I'll say one thing about blogging this story: it makes tornadoes and what they do painfully real for me. Tornadoes have gone from a woozy mythical Wizard of Ozzy abstraction to the worst of monsters in my mind. I've been writing these posts for three days now, dawn to well past dark, trying to get the story pulled together and cogent, gathering images from diverse sources, and it has been stormy here in Ohio the whole time. I must glance at the sky a hundred times a day as I write. I eye the clouds, looking for the dirty greenish-brown, the cyclonic rotation that indicates we're all in big trouble. I go outside, hear the birds warblers singing songs of comfort even as I wheel around examining the sky. And I can't stop thinking about what it means to lose everything.
Or perhaps not everything, but to lose one's shelter, one's home, one's garden; one's handmade Eden.
I stop to put my head in my hands and cry several times a day, in the purest of empathy for a dear friend, bereft. I think about what it must be like to have your home be nothing but a pile of wet rubble, from which you're charged with extracting the things still extant, still dear.
And so it began, and Debby sent us her photos of the process. The thing being not to stop to mourn, but to scratch and scrabble to recover what could still be recovered. Put up by friends in Oklahoma City, wearing borrowed clothing and just-bought underwear, they braved the still-violent thunderstorms to try to beat the rain to their possessions.
A grit-spattered photo of one of Debby's early bluegrass bands, Heartland, ca. 1985. There she is, second from right, lookin' real bluegrassy. Big hair has never been a problem for Deb.
The current issue of Bird Watcher's Digest. There's a nice symmetry to her finding that, since it brought us together.
Some of Debby's earlier Cameo Girls. Most people who know her as a natural history artist don't realize that as a designer and sculptor, she's a huge celebrity in the head vase collector's world. Well, she is. Check it out!
Ah ha ha ha ha! The magic of the Tubes of the Interwebs!
Debby, our own Cameo Girl. Nice hat. But where's the hole to put the flowers?
Through it all, Debby and Mike haven't lost their sense of humor.
and another ironic find:
You can see the dreadful conditions they've been working in--storms and rain. The roof collapsed right on top of the house, and actually protected a lot of their belongings.
Here's a beautiful wood flatfile, totaled, but still holding priceless sketchbooks full of tropical animals, birds, plants and insects--the kernel of a book I know Debby will write one day.
Oh yes, when this is all done, she will. Because the sketchbooks survived.
And here they are, drying out on the floor of the home where they were staying.
She's entering a framed painting in the Bennington, VT show this summer. It survived the gallon of water that was sitting in the box without even a drop in the frame. Way to go, Airfloat Box.
Wedding and family photos, drying out.
Each new discovery, an extravagant gift.
Both Deb and Mike found their laptops, asleep in the rubble. Both Macs started right up on being opened.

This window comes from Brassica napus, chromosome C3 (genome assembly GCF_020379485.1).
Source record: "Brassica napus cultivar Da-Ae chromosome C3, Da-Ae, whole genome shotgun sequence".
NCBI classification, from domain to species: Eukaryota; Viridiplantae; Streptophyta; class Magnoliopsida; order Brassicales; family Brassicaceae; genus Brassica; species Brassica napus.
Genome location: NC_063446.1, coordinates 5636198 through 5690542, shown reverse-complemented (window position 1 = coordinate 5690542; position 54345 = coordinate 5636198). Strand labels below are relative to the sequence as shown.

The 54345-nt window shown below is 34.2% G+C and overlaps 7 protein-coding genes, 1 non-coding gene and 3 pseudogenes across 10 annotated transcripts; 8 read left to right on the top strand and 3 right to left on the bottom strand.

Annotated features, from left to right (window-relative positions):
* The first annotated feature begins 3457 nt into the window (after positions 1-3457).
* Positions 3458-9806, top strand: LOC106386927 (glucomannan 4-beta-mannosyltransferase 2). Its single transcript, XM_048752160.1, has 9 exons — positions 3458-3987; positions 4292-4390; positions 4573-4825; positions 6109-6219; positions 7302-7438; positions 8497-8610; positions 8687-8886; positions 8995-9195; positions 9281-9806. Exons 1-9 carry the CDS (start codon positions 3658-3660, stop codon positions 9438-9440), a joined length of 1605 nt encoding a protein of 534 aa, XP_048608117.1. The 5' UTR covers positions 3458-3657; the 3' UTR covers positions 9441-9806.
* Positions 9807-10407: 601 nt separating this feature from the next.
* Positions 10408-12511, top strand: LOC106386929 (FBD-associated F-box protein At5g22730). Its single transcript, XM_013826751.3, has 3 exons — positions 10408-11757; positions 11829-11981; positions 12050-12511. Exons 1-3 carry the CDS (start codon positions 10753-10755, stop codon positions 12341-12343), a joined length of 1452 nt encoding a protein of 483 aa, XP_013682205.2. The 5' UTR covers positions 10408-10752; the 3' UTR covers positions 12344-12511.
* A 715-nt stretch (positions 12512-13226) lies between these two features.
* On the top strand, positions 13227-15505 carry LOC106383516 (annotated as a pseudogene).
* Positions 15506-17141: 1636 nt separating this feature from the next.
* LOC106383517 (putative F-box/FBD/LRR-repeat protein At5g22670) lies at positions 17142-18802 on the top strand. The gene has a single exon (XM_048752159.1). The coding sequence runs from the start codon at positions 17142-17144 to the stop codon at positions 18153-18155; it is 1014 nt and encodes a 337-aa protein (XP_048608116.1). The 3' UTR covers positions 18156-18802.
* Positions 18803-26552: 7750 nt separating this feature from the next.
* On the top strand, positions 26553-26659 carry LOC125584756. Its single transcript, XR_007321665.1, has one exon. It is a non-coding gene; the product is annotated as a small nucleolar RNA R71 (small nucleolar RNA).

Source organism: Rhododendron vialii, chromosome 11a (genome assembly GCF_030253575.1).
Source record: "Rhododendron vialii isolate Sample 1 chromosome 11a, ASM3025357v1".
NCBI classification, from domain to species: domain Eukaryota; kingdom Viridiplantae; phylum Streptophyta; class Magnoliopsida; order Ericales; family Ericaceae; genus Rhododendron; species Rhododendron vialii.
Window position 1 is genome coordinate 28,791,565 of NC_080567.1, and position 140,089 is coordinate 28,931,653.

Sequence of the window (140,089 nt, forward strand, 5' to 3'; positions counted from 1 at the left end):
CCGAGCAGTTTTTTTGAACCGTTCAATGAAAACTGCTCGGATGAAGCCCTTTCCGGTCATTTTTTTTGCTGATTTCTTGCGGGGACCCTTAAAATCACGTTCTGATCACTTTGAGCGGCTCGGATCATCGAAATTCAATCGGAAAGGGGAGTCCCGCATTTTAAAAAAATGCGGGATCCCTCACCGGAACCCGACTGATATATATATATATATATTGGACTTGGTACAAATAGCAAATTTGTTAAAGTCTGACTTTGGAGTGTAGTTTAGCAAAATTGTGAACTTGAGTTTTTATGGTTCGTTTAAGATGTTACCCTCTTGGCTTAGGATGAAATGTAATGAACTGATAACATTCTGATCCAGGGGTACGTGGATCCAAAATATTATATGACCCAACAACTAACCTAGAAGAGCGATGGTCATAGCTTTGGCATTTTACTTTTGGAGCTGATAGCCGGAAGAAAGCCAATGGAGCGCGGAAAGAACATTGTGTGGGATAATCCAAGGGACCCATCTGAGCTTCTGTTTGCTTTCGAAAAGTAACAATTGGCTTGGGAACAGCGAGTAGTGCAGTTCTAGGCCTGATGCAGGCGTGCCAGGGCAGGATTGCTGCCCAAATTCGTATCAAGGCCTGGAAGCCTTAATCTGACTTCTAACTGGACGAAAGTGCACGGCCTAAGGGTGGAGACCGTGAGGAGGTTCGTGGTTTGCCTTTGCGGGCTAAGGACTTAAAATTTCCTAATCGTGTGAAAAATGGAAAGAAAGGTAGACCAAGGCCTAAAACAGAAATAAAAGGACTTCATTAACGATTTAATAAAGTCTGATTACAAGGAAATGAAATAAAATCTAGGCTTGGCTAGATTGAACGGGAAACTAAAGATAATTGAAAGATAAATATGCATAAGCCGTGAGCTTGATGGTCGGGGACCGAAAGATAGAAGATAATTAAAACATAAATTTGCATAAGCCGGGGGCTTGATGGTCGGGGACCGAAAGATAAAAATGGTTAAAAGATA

They've sent a desk computer and some external hard drives off for data recovery. Expensive stuff, that data recovery, but not as expensive as losing it all. Mike had a home office that looked like E.O Wilson's might.
Amidst the joy, there is still great sadness. Debby says what hurts most is the oak trees, the hundred-year-old giants that surrounded the house in quiet and green.
Every last one of them, uprooted or shorn off, every one of them gone.
An aquatic biologist from the university tries to recover the beautiful red comets from the pond. Only two of 15 survived the storm.
A backhoe scoops rubble.
My book, as lasting and undamaged as our forever friendship.
On the night of May 10, one of the first things I thought of, after finding out that Debby and Mike and little Gizmo had survived the storm, was Debby's banjo. Oh, please, let it be in its case, let it be OK. It had been under the stairwell where Mike sometimes went during storms, and it was in its case. The stairwell collapsed completely, but when they excavated down, the banjo was unharmed.
I still weep every time I look at this photo. Musical instruments are not things to be replaced. Musical instruments have history; they have souls. Thank you, tornado gods, for not taking her banjo, too.
Debby and Mike's house and cars were insured, even most of the artwork was insured. Insurance will cover a lot of it. But there is a tremendous amount of outlay for tornado survivors; for instance, insurance will cover only part of the huge cost of demolition and hauling the rubble away. She'll need to replace all her art materials, her paper, brushes, clothing, and kitchen stuff (the first floor was crushed under the top floor, where her studio was). Other tornado survivors have told Debby and Mike that insurance helps, but the cash outlay is still considerable.
Debby and Mike have been assigned a terrible job for which they never applied. Building their lives back after the tornado is what they are going to be doing for a long, long time. Each night, when they collapse exhausted in borrowed lodging wearing borrowed clothes, they hit an emotional wall, and they're struggling to keep working through the grief and bewilderment of being suddenly homeless, rootless, carless, skilletless, gardenless.
I've set up a Paypal page for any contribution you might wish to make. There's a donation button in the blog sidebar.
Deborah Kaspari c/o
Department of Zoology
University of Oklahoma
730 Van Vleet Oval
Norman, OK 73019
I'll wrap up this series with my heartfelt thanks for any help you might be moved to offer. Hug your loved ones, look up in gratitude at the roof over your head, and be sure you have a basement or storm shelter nearby. Be safe, and keep an eye to the sky.